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I tried to write an function that sorts arrays using pointers. My p pointer points to x array but why should I return x as a pointer?

    #include <stdio.h>
    int sort(int x[], int n){
    int *p,k;
    for(int i=0; i<n-1; i++){
        for(int l=i+1; l<n; l++){
    return *x;
int main(){
    int n;
    scanf("%d", &n);
    int a[n];
    for(int i=0; i<n; i++){
    for(int i=0; i<n; i++){
        printf("%d ",a[i]);
    return 0;
share|improve this question
Why are you returning anything? You don't use it. – Duck Nov 10 '12 at 2:13
I used it there. sort(a,n); – bbilegt Nov 10 '12 at 2:15
No, you are throwing it away. if it was something like ret = sort(a,n) you would be using it. – Duck Nov 10 '12 at 2:16
up vote 3 down vote accepted

your function returns an int (value), not a pointer. your implementation (return *x;) returns the first element of parameter x[] by value.

why should I return x as a pointer?

what is the return value supposed to indicate? it's not clear why you would return anything in this scenario. until you can answer that, void would be better.

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but it is working and printing right result. – bbilegt Nov 10 '12 at 2:13
@filemonster that's because x[] is passed as a pointer to sort. the array is by reference. sort is mutating the array: int a[n];. – justin Nov 10 '12 at 2:17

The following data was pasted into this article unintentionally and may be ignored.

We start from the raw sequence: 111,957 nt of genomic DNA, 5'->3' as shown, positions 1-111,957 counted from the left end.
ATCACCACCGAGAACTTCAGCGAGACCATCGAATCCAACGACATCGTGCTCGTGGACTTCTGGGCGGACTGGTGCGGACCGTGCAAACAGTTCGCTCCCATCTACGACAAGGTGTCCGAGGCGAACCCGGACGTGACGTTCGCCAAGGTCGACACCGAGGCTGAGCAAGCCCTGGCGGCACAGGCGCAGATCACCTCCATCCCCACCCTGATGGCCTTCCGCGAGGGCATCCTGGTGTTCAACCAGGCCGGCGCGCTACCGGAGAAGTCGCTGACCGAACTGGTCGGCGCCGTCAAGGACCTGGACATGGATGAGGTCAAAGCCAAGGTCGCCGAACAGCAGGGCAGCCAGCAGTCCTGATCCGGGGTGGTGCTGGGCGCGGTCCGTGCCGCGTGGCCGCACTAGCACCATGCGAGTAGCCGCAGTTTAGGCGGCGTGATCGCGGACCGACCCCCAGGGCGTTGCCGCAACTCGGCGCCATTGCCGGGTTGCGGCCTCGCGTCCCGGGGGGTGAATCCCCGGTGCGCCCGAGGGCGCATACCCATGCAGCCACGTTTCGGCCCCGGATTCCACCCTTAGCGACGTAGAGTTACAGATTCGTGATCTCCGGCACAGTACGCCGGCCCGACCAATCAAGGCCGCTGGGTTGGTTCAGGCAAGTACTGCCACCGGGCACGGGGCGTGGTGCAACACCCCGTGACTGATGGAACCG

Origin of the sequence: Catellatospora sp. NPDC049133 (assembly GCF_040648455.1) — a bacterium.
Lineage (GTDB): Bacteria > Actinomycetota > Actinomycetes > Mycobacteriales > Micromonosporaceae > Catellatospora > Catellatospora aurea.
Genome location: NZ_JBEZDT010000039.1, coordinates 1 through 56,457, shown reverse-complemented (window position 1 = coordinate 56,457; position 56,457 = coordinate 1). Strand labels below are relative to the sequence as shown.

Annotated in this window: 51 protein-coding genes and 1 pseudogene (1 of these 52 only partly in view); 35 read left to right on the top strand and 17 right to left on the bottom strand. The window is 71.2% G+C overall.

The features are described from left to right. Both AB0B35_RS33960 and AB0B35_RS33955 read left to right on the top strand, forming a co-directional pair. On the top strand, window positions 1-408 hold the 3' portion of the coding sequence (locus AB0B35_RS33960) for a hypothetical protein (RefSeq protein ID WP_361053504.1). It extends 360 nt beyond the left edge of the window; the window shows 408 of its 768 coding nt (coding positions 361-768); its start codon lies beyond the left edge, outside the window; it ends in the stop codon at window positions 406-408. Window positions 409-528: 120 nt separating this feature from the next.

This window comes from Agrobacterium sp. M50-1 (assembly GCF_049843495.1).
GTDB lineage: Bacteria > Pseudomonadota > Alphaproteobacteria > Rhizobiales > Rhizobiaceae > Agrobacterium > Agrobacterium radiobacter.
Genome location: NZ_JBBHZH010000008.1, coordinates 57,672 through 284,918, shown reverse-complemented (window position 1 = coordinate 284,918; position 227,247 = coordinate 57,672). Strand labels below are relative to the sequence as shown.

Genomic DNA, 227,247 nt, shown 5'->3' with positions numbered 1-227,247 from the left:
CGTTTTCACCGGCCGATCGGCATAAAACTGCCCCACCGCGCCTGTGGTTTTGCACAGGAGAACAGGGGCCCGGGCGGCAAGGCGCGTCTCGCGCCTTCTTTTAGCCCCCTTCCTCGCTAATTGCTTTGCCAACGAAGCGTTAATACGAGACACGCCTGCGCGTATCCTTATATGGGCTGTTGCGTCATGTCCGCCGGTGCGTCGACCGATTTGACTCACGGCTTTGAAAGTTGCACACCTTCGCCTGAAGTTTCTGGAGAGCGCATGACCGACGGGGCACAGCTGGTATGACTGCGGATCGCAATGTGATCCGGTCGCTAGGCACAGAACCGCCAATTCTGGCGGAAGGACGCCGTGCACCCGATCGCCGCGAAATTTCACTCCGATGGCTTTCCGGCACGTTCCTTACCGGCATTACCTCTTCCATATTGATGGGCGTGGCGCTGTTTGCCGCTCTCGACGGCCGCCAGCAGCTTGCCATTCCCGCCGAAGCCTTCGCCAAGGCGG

I'm new to pointers so I didn't make the use of pointers in this. I should not return anything right? once sorting function runs, it changes the array in main function. – bbilegt Nov 10 '12 at 2:21
@filemonster exactly. note: in C, int x[] is like int* x (there's your pointer) – justin Nov 10 '12 at 2:22
thanks! got it. cool community. – bbilegt Nov 10 '12 at 2:34

The short answer to why you “have to” return a pointer is that you clearly don't have to return anything. You are not returning pointer (but an int) and you are not using the returned value for anything. You can change function's return type to void and remove the line with return and it will work just as well.

The reason why it works without returning anything is that you are passing a pointer to the array a as argument to sort and then modifying the array — known as x inside that function – in place. So there is only one array, and thus you don't have to return another one, or a pointer thereto, for the changes to be visible in main.

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